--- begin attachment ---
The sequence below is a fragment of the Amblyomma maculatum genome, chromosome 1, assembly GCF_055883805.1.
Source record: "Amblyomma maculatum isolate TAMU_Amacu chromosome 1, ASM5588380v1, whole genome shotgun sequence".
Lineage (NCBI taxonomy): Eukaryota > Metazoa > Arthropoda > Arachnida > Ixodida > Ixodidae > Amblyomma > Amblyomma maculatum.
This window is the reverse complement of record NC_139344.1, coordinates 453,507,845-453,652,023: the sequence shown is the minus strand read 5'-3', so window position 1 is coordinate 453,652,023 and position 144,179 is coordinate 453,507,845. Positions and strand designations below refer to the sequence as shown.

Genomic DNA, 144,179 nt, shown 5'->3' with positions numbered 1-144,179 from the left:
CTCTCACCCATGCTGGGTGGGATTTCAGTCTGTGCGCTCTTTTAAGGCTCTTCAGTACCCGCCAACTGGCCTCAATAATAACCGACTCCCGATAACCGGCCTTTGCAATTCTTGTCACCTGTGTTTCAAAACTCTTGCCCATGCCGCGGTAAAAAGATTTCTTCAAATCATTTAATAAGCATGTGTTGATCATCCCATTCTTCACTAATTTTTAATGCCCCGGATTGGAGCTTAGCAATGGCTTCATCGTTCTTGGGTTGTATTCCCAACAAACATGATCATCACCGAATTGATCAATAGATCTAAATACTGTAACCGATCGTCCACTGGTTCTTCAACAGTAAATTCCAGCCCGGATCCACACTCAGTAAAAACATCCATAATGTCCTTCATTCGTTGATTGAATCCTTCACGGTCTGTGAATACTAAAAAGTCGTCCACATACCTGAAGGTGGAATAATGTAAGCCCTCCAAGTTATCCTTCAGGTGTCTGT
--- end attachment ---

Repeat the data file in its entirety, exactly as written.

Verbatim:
The sequence below is a fragment of the Amblyomma maculatum genome, chromosome 1, assembly GCF_055883805.1.
Source record: "Amblyomma maculatum isolate TAMU_Amacu chromosome 1, ASM5588380v1, whole genome shotgun sequence".
Lineage (NCBI taxonomy): Eukaryota > Metazoa > Arthropoda > Arachnida > Ixodida > Ixodidae > Amblyomma > Amblyomma maculatum.
This window is the reverse complement of record NC_139344.1, coordinates 453,507,845-453,652,023: the sequence shown is the minus strand read 5'-3', so window position 1 is coordinate 453,652,023 and position 144,179 is coordinate 453,507,845. Positions and strand designations below refer to the sequence as shown.

Genomic DNA, 144,179 nt, shown 5'->3' with positions numbered 1-144,179 from the left:
CTCTCACCCATGCTGGGTGGGATTTCAGTCTGTGCGCTCTTTTAAGGCTCTTCAGTACCCGCCAACTGGCCTCAATAATAACCGACTCCCGATAACCGGCCTTTGCAATTCTTGTCACCTGTGTTTCAAAACTCTTGCCCATGCCGCGGTAAAAAGATTTCTTCAAATCATTTAATAAGCATGTGTTGATCATCCCATTCTTCACTAATTTTTAATGCCCCGGATTGGAGCTTAGCAATGGCTTCATCGTTCTTGGGTTGTATTCCCAACAAACATGATCATCACCGAATTGATCAATAGATCTAAATACTGTAACCGATCGTCCACTGGTTCTTCAACAGTAAATTCCAGCCCGGATCCACACTCAGTAAAAACATCCATAATGTCCTTCATTCGTTGATTGAATCCTTCACGGTCTGTGAATACTAAAAAGTCGTCCACATACCTGAAGGTGGAATAATGTAAGCCCTCCAAGTTATCCTTCAGGTGTCTGT